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What is heart disease and how do you prevent it?

February 9, 2022 • read

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What is heart disease and how do you prevent it?

You’ve likely heard that heart disease is both a killer and preventable. But what exactly is heart disease? For a term that gets thrown around, it’s not always clear. Here’s everything you need to know about heart disease, including how to lower your risk.

What is heart disease?

Despite being preventable in many cases, heart disease is the second leading cause of death in Canada, and the number one cause of death worldwide. Here’s the thing though — heart disease isn’t just one disease and there isn’t just one cause. It refers to a number of different conditions that affect the health of your heart and the way it functions — from congenital abnormalities to lifestyle-induced issues.

What causes heart disease?

Your heart’s function is to pump blood around your body. One side collects blood and sends it to your lungs to be oxygenated, while the other side pumps the oxygenated blood throughout your body. While its function is relatively straightforward, your heart is vulnerable to heart disease in a few different ways. Viruses, for example, can weaken the muscles of your heart, affecting its ability to pump and circulate your blood. 

Alternatively, a build-up of plaque in the arteries can constrict the flow of blood to your heart. If these plaques rupture, blood clots form. If the blood clots get big enough, they can block blood flow and oxygen to parts of the heart muscle. This leads to injury or death of part of the heart muscle — a process known as a heart attack. The four valves of your heart can also become diseased, causing them to leak, narrow, or close improperly. These conditions may be the result of a congenital condition or develop over time due to lifestyle or genetic factors.

What are the symptoms of heart disease?

Because it falls on a spectrum, you may have mild or even no symptoms of heart failure and heart disease in its early stages. Symptoms can also be transitory, coming and going over time such as chest pain.

In general, however, symptoms of heart disease will worsen over time as the condition progresses. If you have a history of heart issues, stay alert for symptoms and inform your healthcare team if you experience any of the following:

  • Chest congestion — including coughing, wheezing, and shortness of breath that isn’t brought on by exercise
  • Trouble breathing — whether exercise-induced or not, breathing issues are always a medical emergency
  • Fatigue — feeling unusually tired without reason or having difficulty doing your usual activities due to fatigue may be a sign that your heart is working overtime
  • Edema (swelling) in your legs or ankles — this is often a sign that your heart isn’t pumping properly. This causes blood to back up in your lower extremities, resulting in swelling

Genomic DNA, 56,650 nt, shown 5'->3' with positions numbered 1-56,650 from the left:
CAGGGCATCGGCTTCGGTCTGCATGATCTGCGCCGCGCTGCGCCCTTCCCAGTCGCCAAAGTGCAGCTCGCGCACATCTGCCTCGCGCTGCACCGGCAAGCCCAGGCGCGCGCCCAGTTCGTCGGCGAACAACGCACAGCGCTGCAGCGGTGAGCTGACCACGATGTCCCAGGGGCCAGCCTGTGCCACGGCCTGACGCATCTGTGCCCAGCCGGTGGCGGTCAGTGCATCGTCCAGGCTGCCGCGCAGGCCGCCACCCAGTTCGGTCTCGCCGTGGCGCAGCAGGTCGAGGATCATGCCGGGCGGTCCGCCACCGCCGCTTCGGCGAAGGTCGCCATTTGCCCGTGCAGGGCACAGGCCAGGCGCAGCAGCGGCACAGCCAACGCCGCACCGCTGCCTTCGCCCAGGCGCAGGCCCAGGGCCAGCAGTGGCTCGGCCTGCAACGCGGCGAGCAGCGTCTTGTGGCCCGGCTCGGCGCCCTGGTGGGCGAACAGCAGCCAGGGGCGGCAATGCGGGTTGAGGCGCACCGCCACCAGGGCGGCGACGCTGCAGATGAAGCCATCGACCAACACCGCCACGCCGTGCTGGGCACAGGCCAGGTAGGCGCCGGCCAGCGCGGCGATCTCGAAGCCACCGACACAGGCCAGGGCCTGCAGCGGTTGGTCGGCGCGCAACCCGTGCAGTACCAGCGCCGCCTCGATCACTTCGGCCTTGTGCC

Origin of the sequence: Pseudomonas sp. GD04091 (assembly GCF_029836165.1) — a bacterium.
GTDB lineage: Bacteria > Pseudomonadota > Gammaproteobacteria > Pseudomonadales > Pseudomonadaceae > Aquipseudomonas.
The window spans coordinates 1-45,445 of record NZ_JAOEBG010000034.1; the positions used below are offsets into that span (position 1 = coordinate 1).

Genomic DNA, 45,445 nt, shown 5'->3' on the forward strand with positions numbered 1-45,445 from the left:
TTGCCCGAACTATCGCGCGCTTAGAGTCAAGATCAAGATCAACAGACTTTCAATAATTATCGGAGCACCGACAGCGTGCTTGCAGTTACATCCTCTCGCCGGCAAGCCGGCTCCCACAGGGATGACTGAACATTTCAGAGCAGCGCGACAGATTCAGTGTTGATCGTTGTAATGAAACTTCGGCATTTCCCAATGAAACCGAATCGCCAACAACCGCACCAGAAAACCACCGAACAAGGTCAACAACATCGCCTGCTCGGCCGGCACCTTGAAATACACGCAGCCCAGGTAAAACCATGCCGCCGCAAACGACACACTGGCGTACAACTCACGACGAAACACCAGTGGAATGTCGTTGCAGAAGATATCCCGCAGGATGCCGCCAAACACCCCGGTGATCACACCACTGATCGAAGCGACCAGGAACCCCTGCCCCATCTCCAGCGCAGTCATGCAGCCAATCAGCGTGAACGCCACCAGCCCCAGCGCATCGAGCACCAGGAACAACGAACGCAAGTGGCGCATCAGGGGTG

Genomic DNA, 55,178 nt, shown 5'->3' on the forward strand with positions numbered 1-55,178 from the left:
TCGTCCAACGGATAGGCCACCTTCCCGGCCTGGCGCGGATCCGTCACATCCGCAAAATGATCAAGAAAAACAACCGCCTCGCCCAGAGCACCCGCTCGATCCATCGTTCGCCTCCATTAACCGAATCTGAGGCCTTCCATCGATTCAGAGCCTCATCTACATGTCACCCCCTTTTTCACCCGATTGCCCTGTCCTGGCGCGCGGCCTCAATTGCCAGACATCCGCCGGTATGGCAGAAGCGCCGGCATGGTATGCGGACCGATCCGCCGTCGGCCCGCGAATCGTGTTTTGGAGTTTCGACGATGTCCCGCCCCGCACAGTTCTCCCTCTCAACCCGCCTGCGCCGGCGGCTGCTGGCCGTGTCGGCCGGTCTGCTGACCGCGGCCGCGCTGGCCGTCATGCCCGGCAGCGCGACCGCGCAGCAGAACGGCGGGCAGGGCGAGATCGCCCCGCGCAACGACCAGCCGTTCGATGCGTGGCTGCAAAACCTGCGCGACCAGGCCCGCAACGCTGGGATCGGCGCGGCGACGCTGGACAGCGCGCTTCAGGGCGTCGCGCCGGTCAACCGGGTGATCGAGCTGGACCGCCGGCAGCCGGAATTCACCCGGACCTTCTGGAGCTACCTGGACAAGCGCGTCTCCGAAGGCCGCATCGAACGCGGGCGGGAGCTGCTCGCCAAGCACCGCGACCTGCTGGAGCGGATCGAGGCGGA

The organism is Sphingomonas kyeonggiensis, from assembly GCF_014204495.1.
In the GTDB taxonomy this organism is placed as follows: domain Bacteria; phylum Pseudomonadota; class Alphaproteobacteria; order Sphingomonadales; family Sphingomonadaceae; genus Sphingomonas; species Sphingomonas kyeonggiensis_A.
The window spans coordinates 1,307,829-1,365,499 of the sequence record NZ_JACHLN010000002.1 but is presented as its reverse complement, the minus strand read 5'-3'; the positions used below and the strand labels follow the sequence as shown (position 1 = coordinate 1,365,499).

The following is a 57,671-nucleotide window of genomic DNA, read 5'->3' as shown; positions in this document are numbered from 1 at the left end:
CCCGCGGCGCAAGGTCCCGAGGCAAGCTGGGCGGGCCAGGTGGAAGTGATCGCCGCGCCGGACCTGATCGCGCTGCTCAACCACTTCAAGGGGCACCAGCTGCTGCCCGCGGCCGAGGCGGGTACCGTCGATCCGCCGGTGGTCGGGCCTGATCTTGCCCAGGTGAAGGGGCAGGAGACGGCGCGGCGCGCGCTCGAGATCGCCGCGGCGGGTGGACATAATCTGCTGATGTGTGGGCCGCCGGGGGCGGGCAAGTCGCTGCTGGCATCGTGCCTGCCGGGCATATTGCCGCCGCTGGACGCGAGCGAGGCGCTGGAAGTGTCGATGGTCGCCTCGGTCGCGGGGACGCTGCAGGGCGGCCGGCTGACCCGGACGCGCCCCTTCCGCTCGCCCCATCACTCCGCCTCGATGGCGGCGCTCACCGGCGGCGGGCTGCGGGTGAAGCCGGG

• Rapid heartbeat or heart arrhythmia (irregular heartbeat) — this is a sign that your heart is out of its usual rhythm. Not all arrhythmias require treatment, but it’s important to speak to your healthcare provider as some may indicate a severe problem
  • Confusion, fainting spells, or dizziness — if your heart is compromised, it can have trouble pumping enough oxygenated blood to your brain

What are the risk factors for heart disease?

There are many different risk factors for heart disease, ranging from genetics to lifestyle choices. You can’t do anything to change your genes or your age, but other risk factors are more controllable. Risk factors for heart disease can be divided into the four following categories:

1. Genetics

New research suggests that around 30% of heart disease is the result of genetic factors. These can include things like a genetic predisposition to develop high blood pressure, high cholesterol, being of South Asian, African, or Indigenous descent, or a family history of heart disease. While you can’t change your genes (not yet anyway), making appropriate lifestyle changes can trump hereditary risk in some cases. If you do have a family history of heart disease, speak to your doctor about preventative measures.

2. Having a pre-existing condition

Pre-existing conditions that affect the health of your heart aren’t always hereditary. Other medical issues can also play a part. Research suggests that individuals with depression, for example, may be at higher risk of developing heart disease. This may be due to inflammation which is a marker in both heart disease and depression. 

Diabetes is another condition that significantly amplifies your risk of having a stroke or a heart attack. Diabetes results in high blood sugar which can damage both the blood vessels and the nerves surrounding your heart, thereby affecting its ability to pump blood.

Sleep apnea is another pre-existing condition that ups your risk for heart disease. If you suffer from sleep apnea, speak to your healthcare provider about treatment options. 

3. Lifestyle factors

Cigarette and alcohol intake are major drivers of cardiovascular issues. But chronic stress, lack of exercise, and poor nutrition also contribute. Because lifestyle is the most controllable factor, it’s usually the first recommendation when it comes to controlling your risk of developing heart disease.

4. Being born a woman